Airport security checks in place

By Megan R. Harrell
Star Staff

A year after Richard Reid attempted to board an American bound airplane with explosives in his shoes, new screening devices mandated by the Transportation Security Administration (TSA) are up and running at airports across the nation. Earlier this week, Tri-Cities Regional Airport began searching every piece of luggage for explosives before placing them on board aircraft.
   The TSA mandated that all 429 commercial airports in the United States begin screening baggage for explosives by December 31, 2002. Those traveling via airplane in the new year can expect to notice some delays during baggage check-in until all of the kinks get ironed out of the new system.
   Local TSA officials have been working with the Tri-Cities airport while it implements the new security system. John Hanlin, executive director of the local airport, said measures are being taken to make passenger delays as minimal as possible.
   "The Airport Commission has been working with local TSA staff to make sure the transition goes smoothly," Hanlin said. "At Tri-Cities, the checked baggage screening process will be done behind the ticket counters out of the public view to avoid congestion in the ticketing lines. Passengers may not notice too much difference, but the screening process will be every bit as thorough at Tri-Cities as at any other airport in the United States."
   Each airport is able to house the baggage screening devices where they deem best, but the method of screening will be regulated nationally.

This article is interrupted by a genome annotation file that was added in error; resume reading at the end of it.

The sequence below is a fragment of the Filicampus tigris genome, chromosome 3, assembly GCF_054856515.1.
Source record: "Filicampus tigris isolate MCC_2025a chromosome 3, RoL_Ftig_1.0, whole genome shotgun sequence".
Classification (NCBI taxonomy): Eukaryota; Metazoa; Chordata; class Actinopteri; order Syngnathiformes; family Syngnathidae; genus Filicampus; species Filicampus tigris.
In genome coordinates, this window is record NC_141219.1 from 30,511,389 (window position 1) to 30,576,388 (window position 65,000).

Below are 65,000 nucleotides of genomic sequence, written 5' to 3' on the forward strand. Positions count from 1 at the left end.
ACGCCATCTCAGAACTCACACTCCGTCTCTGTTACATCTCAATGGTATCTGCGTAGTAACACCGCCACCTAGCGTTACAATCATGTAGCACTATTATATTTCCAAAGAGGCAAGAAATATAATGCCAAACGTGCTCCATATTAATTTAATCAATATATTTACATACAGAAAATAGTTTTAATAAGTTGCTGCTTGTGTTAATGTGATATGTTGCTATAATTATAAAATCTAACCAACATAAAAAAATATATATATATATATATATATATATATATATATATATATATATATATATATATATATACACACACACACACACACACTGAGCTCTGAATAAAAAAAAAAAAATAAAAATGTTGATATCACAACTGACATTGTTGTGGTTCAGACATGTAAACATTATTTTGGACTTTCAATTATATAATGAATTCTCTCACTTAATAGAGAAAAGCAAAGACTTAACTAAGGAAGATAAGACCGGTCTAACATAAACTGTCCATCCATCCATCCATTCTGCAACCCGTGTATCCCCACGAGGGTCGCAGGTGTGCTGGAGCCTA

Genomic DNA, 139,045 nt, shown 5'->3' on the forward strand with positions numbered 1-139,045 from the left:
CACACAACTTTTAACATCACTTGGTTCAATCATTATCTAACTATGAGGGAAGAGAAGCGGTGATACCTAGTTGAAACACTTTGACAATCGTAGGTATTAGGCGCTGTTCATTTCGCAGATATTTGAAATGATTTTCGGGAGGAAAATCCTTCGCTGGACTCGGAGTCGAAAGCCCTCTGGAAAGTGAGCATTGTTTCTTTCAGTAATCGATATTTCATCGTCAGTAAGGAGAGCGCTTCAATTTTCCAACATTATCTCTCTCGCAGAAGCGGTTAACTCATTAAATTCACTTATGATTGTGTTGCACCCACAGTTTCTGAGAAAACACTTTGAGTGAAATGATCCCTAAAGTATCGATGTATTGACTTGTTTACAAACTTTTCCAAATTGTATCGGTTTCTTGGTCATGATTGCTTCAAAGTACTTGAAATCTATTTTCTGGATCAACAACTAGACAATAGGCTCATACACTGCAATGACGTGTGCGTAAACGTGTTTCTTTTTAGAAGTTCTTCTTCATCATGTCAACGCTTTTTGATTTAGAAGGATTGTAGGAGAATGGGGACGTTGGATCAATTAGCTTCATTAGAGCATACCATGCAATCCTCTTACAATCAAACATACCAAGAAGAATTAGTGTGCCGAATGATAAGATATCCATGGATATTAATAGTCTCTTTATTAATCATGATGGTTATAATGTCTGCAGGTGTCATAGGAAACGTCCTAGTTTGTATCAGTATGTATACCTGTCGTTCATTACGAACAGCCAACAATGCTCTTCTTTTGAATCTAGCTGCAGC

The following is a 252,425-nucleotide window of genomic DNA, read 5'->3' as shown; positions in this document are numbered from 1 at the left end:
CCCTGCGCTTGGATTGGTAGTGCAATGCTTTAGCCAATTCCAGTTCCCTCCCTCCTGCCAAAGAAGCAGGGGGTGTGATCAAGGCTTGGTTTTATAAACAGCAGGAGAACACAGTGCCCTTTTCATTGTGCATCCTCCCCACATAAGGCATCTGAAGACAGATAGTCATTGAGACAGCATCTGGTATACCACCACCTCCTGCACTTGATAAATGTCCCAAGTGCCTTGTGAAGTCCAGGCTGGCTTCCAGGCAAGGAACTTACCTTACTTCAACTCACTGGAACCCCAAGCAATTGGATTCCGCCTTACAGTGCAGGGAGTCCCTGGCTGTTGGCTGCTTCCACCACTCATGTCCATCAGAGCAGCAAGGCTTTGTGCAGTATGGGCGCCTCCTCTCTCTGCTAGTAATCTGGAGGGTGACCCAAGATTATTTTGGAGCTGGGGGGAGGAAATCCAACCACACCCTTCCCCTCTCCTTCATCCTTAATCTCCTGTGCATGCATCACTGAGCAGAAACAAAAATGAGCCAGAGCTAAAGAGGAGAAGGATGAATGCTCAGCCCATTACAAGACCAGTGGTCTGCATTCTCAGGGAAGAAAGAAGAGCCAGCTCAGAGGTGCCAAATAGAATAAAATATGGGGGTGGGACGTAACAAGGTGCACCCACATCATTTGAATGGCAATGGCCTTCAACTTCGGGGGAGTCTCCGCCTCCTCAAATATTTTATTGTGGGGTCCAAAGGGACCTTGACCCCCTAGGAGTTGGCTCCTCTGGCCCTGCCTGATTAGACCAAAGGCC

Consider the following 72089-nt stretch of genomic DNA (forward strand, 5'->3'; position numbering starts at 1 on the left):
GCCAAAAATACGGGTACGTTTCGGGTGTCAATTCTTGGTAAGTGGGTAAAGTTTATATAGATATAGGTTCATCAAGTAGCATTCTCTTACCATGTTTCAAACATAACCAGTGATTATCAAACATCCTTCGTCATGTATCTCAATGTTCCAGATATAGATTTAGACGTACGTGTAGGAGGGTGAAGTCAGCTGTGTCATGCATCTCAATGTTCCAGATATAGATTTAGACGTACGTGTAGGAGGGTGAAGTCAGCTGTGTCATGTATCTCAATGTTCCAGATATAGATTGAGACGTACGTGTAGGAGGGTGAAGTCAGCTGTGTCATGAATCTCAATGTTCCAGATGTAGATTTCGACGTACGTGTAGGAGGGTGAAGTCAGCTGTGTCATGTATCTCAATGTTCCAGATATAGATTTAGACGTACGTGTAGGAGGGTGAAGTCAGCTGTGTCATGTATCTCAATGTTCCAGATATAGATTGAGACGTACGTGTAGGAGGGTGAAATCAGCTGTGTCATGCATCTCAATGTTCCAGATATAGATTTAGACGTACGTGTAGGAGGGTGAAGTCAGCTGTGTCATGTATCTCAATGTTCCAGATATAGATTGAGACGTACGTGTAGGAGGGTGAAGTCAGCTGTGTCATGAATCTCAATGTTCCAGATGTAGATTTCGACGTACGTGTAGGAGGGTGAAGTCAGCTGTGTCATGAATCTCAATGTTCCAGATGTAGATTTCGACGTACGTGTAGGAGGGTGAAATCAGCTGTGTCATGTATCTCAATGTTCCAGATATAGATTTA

The biggest change travelers must adjust to is the fact that all bags will now be searched. The TSA has issued several tips to help passengers through the transition period. The organization advises passengers pack their luggage to make it easier to search.
   The TSA also asked passengers not to lock any of their luggage. They suggest using zip ties, cable or straps that can be easily removed. Inspectors will break locks if necessary in order to search bags.
   Laying out toiletries and other personal items on the counter will also expedite the baggage search process. If passengers do not want their personal property to be handled they should pack it in clear plastic bags so it is visible to the inspector.
   TSA officials also stated that the new machines will destroy any undeveloped film, so cameras should no longer be packed inside regular luggage.
   In addition to traditional traveling practices such as arriving at the airport early, airplane passengers are asked to use their common sense when dealing with the new security checks. Anything packed in luggage that looks suspicious will only slow down the screening process.
   In reaction to the Sept. 11, 2001 terrorist attacks the TSA was adopted as part of the Department of Transportation in November 2001. On March 1, 2003 the security agency will become part of the new federal Department of Homeland Security.